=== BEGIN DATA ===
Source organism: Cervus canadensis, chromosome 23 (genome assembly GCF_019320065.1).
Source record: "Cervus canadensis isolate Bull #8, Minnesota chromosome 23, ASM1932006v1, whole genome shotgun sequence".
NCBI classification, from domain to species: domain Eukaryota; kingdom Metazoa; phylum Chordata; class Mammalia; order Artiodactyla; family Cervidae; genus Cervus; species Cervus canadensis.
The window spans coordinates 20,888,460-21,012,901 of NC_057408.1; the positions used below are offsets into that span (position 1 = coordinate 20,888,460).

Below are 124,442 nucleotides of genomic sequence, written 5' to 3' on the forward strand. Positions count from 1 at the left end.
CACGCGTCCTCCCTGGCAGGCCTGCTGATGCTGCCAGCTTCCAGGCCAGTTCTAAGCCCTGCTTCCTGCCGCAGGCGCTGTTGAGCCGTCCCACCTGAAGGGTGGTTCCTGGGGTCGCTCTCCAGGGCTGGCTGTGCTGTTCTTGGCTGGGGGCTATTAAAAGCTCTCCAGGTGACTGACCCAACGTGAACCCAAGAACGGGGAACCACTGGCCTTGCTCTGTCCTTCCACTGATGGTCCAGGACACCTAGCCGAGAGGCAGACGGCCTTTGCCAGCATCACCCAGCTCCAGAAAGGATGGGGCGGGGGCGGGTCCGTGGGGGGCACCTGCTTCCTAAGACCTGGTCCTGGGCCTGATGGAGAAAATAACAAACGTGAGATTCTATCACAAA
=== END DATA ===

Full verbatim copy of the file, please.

Source organism: Cervus canadensis, chromosome 23 (genome assembly GCF_019320065.1).
Source record: "Cervus canadensis isolate Bull #8, Minnesota chromosome 23, ASM1932006v1, whole genome shotgun sequence".
NCBI classification, from domain to species: domain Eukaryota; kingdom Metazoa; phylum Chordata; class Mammalia; order Artiodactyla; family Cervidae; genus Cervus; species Cervus canadensis.
The window spans coordinates 20,888,460-21,012,901 of NC_057408.1; the positions used below are offsets into that span (position 1 = coordinate 20,888,460).

Below are 124,442 nucleotides of genomic sequence, written 5' to 3' on the forward strand. Positions count from 1 at the left end.
CACGCGTCCTCCCTGGCAGGCCTGCTGATGCTGCCAGCTTCCAGGCCAGTTCTAAGCCCTGCTTCCTGCCGCAGGCGCTGTTGAGCCGTCCCACCTGAAGGGTGGTTCCTGGGGTCGCTCTCCAGGGCTGGCTGTGCTGTTCTTGGCTGGGGGCTATTAAAAGCTCTCCAGGTGACTGACCCAACGTGAACCCAAGAACGGGGAACCACTGGCCTTGCTCTGTCCTTCCACTGATGGTCCAGGACACCTAGCCGAGAGGCAGACGGCCTTTGCCAGCATCACCCAGCTCCAGAAAGGATGGGGCGGGGGCGGGTCCGTGGGGGGCACCTGCTTCCTAAGACCTGGTCCTGGGCCTGATGGAGAAAATAACAAACGTGAGATTCTATCACAAA